Joe Biden says he wants to bring Americans together—or up to 90% of them, anyway. In a remark that the New York Times likens to Mitt Romney's assertion in 2012 that 47% of Americans are "dependent on government" and Hillary Clinton's 2016 comment about putting half of Trump voters in a "basket of deplorables," Biden was talking about how "good ... we can be as a nation" Thursday night when he commented that "there are probably anywhere from 10 to 15% of the people out there that are just not very good people." "But that’s not who we are," he said, per the Times. "The vast majority of the people are decent, and we have to appeal to that and we have to unite people—bring them together." He said that when a president makes divisive remarks, "you're going to get the worst of us to come out."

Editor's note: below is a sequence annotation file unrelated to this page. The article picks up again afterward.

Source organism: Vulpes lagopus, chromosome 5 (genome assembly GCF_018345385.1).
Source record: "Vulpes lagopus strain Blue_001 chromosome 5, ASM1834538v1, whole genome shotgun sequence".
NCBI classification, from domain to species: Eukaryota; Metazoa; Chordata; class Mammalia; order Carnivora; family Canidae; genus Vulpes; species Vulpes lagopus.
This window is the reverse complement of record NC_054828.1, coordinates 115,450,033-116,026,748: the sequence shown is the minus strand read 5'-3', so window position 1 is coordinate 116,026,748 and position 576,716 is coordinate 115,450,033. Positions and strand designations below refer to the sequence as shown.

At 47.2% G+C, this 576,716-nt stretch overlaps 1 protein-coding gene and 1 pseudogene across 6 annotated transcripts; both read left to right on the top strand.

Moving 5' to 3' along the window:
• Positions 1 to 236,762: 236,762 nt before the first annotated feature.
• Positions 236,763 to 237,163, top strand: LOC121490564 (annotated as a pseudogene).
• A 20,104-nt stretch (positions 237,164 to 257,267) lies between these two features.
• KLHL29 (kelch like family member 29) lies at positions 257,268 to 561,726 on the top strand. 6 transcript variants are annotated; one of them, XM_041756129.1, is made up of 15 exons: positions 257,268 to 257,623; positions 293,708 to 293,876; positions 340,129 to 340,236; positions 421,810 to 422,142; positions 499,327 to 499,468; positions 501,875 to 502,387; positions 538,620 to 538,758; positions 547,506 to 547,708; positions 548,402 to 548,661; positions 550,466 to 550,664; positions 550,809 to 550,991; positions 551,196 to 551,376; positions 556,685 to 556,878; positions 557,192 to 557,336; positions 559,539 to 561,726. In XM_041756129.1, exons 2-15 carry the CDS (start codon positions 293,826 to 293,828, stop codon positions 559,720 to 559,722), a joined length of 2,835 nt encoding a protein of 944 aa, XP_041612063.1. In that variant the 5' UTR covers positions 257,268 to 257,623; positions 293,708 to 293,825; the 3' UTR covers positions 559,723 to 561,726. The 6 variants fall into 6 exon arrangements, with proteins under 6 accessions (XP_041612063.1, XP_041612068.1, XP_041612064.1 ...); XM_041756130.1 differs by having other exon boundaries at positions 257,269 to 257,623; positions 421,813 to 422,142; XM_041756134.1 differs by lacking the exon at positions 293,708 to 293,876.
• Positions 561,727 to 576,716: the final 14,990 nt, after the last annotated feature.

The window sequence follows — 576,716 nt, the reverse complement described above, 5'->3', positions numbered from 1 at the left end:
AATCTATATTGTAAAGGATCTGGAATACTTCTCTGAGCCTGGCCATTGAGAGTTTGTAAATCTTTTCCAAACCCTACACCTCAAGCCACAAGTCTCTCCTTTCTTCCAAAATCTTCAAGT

The presumptive Democratic nominee, speaking at an online town hall event with black supporters, "appeared to get the figure out of thin air," the Daily Beast notes. During the event, which was hosted by Don Cheadle, Biden discussed racism in America, saying there is a "battle for the soul of this nation" and noting: "Hate didn’t begin with Donald Trump, it’s not going to end with him." He gave what the Times calls a "gentle warning" to an activist planning a Friday night march in Wilmington. "We can’t allow the protesting to overshadow the purpose of the protest," Biden said. “So there's going to be a lot of folks that are going to want to cause trouble. Some cops, but some folks too. It's going to take young leaders like you to change things in the city." (Read more Joe Biden 2020 stories.)